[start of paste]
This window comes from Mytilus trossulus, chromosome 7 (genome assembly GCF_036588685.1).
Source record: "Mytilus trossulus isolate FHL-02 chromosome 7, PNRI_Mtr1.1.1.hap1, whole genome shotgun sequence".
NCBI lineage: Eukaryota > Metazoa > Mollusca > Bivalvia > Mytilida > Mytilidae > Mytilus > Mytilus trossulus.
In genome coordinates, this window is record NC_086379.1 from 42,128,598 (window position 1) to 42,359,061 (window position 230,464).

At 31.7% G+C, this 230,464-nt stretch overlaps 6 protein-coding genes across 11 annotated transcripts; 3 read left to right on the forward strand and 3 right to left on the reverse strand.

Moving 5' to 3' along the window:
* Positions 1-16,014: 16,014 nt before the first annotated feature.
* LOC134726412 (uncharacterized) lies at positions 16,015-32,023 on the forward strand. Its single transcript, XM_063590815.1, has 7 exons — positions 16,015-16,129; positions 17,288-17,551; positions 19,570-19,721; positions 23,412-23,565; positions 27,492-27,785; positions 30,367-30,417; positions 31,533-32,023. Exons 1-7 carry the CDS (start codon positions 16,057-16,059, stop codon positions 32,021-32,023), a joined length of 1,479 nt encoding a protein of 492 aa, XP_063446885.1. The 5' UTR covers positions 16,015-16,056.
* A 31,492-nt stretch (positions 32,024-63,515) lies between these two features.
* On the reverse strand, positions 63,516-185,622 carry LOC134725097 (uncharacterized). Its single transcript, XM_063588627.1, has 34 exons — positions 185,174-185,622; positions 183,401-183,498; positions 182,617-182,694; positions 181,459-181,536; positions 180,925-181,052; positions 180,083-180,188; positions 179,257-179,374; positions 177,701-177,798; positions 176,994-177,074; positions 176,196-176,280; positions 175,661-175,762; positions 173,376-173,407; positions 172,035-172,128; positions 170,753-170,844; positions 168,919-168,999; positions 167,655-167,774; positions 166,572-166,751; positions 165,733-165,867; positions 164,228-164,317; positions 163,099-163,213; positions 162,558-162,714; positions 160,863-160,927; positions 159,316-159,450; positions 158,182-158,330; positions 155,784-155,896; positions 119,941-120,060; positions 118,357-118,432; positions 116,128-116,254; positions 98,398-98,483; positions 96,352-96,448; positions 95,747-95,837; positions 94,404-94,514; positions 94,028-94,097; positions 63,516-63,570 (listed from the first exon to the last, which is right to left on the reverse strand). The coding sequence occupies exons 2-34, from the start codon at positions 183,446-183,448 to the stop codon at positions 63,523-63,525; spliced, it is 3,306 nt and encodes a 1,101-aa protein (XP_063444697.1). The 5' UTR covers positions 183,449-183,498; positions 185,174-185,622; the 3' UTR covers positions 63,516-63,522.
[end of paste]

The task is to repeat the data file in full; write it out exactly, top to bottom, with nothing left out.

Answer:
This window comes from Mytilus trossulus, chromosome 7 (genome assembly GCF_036588685.1).
Source record: "Mytilus trossulus isolate FHL-02 chromosome 7, PNRI_Mtr1.1.1.hap1, whole genome shotgun sequence".
NCBI lineage: Eukaryota > Metazoa > Mollusca > Bivalvia > Mytilida > Mytilidae > Mytilus > Mytilus trossulus.
In genome coordinates, this window is record NC_086379.1 from 42,128,598 (window position 1) to 42,359,061 (window position 230,464).

At 31.7% G+C, this 230,464-nt stretch overlaps 6 protein-coding genes across 11 annotated transcripts; 3 read left to right on the forward strand and 3 right to left on the reverse strand.

Moving 5' to 3' along the window:
* Positions 1-16,014: 16,014 nt before the first annotated feature.
* LOC134726412 (uncharacterized) lies at positions 16,015-32,023 on the forward strand. Its single transcript, XM_063590815.1, has 7 exons — positions 16,015-16,129; positions 17,288-17,551; positions 19,570-19,721; positions 23,412-23,565; positions 27,492-27,785; positions 30,367-30,417; positions 31,533-32,023. Exons 1-7 carry the CDS (start codon positions 16,057-16,059, stop codon positions 32,021-32,023), a joined length of 1,479 nt encoding a protein of 492 aa, XP_063446885.1. The 5' UTR covers positions 16,015-16,056.
* A 31,492-nt stretch (positions 32,024-63,515) lies between these two features.
* On the reverse strand, positions 63,516-185,622 carry LOC134725097 (uncharacterized). Its single transcript, XM_063588627.1, has 34 exons — positions 185,174-185,622; positions 183,401-183,498; positions 182,617-182,694; positions 181,459-181,536; positions 180,925-181,052; positions 180,083-180,188; positions 179,257-179,374; positions 177,701-177,798; positions 176,994-177,074; positions 176,196-176,280; positions 175,661-175,762; positions 173,376-173,407; positions 172,035-172,128; positions 170,753-170,844; positions 168,919-168,999; positions 167,655-167,774; positions 166,572-166,751; positions 165,733-165,867; positions 164,228-164,317; positions 163,099-163,213; positions 162,558-162,714; positions 160,863-160,927; positions 159,316-159,450; positions 158,182-158,330; positions 155,784-155,896; positions 119,941-120,060; positions 118,357-118,432; positions 116,128-116,254; positions 98,398-98,483; positions 96,352-96,448; positions 95,747-95,837; positions 94,404-94,514; positions 94,028-94,097; positions 63,516-63,570 (listed from the first exon to the last, which is right to left on the reverse strand). The coding sequence occupies exons 2-34, from the start codon at positions 183,446-183,448 to the stop codon at positions 63,523-63,525; spliced, it is 3,306 nt and encodes a 1,101-aa protein (XP_063444697.1). The 5' UTR covers positions 183,449-183,498; positions 185,174-185,622; the 3' UTR covers positions 63,516-63,522.